[200q20v] brake bleeding

C1J1Miller at aol.com C1J1Miller at aol.com
Fri Jul 21 11:00:13 EDT 2000

In a message dated Fri, 21 Jul 2000  9:44:29 AM Eastern Daylight Time, Kneale Brownson <knotnook at traverse.com> writes:

<< I changed the brake master cylinder and got rained into hurry-up as I was 
doing the brake bleeding.   I used an Eeze Bleeder (pressurized by a tire 
with 12 lbs in it), and I opened each bleeder until no bubbles came out.  I 
got about 1 1/2 pints of fluid out in the process.  (I'd run at least a 
quart of new brake fluid through the system prior to deciding I needed a 
new MC).  In the road test, I got good braking and ABS actuation (rainy 
roads for the latter), but the pedal feels mushy at first and travels about 
twice as far as it used to before good brake action begins.  Do I need to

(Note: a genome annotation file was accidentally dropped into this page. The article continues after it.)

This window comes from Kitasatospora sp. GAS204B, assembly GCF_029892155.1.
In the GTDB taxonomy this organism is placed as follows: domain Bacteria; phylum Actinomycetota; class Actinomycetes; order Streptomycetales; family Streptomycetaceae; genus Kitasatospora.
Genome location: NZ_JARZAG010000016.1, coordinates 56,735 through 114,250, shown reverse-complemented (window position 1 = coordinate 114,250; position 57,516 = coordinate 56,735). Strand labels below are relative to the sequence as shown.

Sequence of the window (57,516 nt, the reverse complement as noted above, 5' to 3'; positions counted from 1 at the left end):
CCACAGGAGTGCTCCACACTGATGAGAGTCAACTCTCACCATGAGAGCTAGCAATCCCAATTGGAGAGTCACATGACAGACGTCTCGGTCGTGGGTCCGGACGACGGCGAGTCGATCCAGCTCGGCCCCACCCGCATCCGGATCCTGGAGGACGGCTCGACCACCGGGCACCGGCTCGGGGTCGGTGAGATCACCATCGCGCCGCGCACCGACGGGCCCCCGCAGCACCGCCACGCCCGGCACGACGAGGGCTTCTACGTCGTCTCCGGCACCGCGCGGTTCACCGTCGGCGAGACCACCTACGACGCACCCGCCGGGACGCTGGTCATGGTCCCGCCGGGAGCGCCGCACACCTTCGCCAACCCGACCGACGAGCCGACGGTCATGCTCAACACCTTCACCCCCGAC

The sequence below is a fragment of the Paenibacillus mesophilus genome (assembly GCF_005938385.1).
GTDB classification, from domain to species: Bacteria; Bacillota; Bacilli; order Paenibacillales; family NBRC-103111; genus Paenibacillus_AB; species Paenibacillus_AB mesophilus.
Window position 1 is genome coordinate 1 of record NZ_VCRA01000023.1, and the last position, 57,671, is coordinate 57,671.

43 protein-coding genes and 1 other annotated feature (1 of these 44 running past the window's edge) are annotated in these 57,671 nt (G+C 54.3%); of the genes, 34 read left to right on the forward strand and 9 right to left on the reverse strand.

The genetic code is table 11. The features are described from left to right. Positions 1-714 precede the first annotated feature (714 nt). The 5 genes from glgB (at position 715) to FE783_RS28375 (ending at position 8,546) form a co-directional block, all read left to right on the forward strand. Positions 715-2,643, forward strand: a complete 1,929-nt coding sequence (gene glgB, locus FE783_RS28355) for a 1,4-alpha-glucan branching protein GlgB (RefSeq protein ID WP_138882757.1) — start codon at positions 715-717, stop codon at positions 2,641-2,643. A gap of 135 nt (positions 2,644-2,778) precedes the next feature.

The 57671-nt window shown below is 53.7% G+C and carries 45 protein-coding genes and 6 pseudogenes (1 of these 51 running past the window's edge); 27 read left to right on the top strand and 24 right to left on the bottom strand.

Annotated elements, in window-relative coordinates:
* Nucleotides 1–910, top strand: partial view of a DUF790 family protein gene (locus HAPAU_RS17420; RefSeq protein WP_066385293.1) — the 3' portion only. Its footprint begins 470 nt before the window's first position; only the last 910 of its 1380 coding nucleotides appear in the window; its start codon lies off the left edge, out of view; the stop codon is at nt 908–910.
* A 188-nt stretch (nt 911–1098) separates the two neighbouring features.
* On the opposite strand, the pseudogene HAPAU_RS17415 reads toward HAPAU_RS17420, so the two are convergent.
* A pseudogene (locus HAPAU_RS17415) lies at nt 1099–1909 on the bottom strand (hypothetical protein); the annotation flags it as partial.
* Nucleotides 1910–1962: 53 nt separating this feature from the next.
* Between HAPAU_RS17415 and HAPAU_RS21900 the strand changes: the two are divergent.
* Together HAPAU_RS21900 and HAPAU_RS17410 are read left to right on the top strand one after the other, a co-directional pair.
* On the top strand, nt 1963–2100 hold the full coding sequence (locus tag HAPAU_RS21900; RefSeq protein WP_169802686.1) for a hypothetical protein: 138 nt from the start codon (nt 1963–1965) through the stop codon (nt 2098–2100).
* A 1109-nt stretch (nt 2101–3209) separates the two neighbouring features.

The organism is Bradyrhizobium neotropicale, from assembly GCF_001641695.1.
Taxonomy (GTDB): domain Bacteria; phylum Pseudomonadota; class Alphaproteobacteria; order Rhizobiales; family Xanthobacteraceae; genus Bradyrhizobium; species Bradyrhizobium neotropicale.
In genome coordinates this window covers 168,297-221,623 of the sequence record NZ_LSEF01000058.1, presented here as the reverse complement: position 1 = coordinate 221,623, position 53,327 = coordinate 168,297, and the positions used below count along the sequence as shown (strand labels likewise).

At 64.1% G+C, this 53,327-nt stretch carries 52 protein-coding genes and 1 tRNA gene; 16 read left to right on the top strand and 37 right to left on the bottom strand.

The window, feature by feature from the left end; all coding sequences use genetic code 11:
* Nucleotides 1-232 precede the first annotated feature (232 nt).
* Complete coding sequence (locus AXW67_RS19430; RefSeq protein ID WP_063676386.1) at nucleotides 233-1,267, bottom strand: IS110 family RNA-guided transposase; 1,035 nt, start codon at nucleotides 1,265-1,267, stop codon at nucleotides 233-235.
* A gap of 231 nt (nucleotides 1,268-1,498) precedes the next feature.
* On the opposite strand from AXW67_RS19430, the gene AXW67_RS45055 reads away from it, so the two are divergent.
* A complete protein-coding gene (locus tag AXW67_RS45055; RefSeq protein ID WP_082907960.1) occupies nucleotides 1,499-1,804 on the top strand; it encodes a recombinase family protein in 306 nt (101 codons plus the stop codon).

rebleed?  Also, Eeze Bleeder use means your brake fluid reservoir is filled 
to the very top (above the "max" mark) when you're done.  Should the 
reservoir level be lowered with a turkey baster?

Thanks, Kneale

I've used around 15psi of pressure in bleeding.  There's a specific order for bleeding, furthest to closest, then furthest again, in the bentley.  As I recall, it's right rear, left rear, right front, left front, then right rear again.  I'd guess you've still got some bubbles in there; it may be difficult to get them past the 1==>2 line split in the rear, and past the brake pressure bias at the rear.  I'd say, flush through whatever fluid is left over in the container, as it shouldn't be kept once opened.

Anyone ever done the clutch?  I looked at it, but thought it is best saved for an "on the lift" day.

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